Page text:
Over two months after Hurricane Maria caused devastation throughout Puerto Rico, some residents are still without power and running water. These issues are just the beginning — potential health crises may arise in the aftermath of this natural disaster.
Excess standing water, lack of clean drinking water, and heaps of debris serve as breeding grounds for waterborne and mosquito-borne diseases.
Kim Knowlton, a senior scientist at the Natural Resources Defence Council, stated some additional potential public health concerns, like carbon monoxide poisoning, spoiled food, medical devices that need power, unusable medicine, skin infections, and possible respiratory issues from mold.
“To date, hundreds of thousands of Puerto Ricans do not have access to running water; meanwhile, wastewater treatment plants are relying on generator power, and a significant fraction are not operational,” senators wrote November 7. “Left with no other options, many Puerto Ricans are bathing, washing clothes, and drinking from unsafe water—including streams and rivers contaminated by raw sewage.”
Officials cited over 70 suspected cases of leptospirosis in Puerto Rico along with outbreaks of the stomach flu and pink eye. Although Puerto Rico stated an end to the Zika epidemic, there are concerns that the standing water left behind after the hurricane could threaten the progress.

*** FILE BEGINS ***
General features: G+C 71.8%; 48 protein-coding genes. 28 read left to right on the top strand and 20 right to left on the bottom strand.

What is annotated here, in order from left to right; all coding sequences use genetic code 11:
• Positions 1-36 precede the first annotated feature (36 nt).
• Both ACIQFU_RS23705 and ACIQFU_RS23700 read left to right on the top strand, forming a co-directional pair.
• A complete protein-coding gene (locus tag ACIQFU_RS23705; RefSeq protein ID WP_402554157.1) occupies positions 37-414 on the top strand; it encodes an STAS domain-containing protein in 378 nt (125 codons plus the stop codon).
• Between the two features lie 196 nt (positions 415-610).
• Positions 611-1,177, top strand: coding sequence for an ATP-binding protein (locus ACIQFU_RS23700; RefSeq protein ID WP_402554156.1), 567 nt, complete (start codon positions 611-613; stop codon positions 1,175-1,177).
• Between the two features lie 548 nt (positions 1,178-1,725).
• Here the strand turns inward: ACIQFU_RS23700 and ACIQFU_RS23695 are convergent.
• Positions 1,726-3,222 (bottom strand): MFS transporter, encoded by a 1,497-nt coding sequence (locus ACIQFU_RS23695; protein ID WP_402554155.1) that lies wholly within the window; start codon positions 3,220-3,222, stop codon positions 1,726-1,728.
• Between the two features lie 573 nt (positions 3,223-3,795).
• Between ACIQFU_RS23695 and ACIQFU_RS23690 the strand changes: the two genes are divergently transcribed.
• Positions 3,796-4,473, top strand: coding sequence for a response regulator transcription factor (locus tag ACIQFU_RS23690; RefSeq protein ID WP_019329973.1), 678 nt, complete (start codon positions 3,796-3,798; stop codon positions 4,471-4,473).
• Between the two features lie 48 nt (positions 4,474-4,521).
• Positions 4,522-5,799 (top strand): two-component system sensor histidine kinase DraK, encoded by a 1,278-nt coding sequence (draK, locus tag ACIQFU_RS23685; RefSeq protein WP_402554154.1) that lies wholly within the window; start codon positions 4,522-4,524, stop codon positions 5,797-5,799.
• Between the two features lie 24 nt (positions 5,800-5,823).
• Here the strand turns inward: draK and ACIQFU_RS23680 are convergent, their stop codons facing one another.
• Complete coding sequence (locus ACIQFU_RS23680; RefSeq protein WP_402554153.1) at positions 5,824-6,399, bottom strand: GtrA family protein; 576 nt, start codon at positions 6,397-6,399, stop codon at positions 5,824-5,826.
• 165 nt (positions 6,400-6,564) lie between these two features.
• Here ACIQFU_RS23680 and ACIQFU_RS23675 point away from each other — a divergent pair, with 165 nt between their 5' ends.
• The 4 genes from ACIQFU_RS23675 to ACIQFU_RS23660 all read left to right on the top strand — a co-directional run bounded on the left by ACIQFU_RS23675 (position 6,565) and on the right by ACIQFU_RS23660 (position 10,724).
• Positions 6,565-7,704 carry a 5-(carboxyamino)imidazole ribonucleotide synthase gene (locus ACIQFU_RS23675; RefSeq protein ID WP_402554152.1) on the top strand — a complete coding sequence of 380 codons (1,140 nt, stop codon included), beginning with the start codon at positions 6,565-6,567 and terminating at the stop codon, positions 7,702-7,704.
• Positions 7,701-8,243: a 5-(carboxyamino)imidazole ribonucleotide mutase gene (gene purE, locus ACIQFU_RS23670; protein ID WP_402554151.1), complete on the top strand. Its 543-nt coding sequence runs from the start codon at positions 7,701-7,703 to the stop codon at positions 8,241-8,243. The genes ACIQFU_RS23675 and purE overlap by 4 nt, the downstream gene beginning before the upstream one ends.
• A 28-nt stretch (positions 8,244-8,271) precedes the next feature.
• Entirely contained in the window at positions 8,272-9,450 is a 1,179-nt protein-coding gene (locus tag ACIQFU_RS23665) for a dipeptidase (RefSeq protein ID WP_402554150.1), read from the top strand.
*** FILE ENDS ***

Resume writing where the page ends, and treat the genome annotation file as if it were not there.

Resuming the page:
While swimming may be the most popular recreational activity for children and teens between the ages of seven and 17, officials are discouraging people from swimming, walking barefoot, or drinking potentially contaminated waters when possible.
Residents are collecting rainwater or using drinking water that has to be boiled, which creates further risk of catching illnesses. Many island residents have been relying on receiving meals and supplies from REMA, the Red Cross, World Central Kitchen, and other organizations. Unfortunately, in remote locations where getting access to safe, bottled water may be difficult, there aren’t many other options.
Another concern is the draining of raw sewage and other contaminants into residents’ drinking water sources. Multiple sewage treatment plants were out of service in October due to the lack of power. Since some residents without access to safe water have been using natural freshwater sources like ponds and streams, there’s potential that these water sources have been contaminated.
The initial death toll after the storm was confirmed to be 55 deaths, but it’s feared that the death toll is now much higher.